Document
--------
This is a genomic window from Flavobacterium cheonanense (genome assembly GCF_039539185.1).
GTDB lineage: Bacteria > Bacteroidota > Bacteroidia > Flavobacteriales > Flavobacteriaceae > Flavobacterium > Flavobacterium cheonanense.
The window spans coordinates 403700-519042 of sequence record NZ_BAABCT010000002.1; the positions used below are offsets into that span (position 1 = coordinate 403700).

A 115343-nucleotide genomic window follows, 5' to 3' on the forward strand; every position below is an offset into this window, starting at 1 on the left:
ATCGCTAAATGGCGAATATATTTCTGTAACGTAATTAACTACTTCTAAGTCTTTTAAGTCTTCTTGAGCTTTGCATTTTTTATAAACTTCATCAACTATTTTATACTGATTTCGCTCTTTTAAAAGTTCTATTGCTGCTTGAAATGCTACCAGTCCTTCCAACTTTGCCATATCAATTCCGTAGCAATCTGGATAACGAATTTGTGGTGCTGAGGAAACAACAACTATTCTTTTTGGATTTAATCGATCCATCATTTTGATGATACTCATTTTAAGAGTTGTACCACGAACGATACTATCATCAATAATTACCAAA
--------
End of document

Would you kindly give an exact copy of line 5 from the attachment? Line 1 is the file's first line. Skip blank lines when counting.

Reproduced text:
ATCGCTAAATGGCGAATATATTTCTGTAACGTAATTAACTACTTCTAAGTCTTTTAAGTCTTCTTGAGCTTTGCATTTTTTATAAACTTCATCAACTATTTTATACTGATTTCGCTCTTTTAAAAGTTCTATTGCTGCTTGAAATGCTACCAGTCCTTCCAACTTTGCCATATCAATTCCGTAGCAATCTGGATAACGAATTTGTGGTGCTGAGGAAACAACAACTATTCTTTTTGGATTTAATCGATCCATCATTTTGATGATACTCATTTTAAGAGTTGTACCACGAACGATACTATCATCAATAATTACCAAA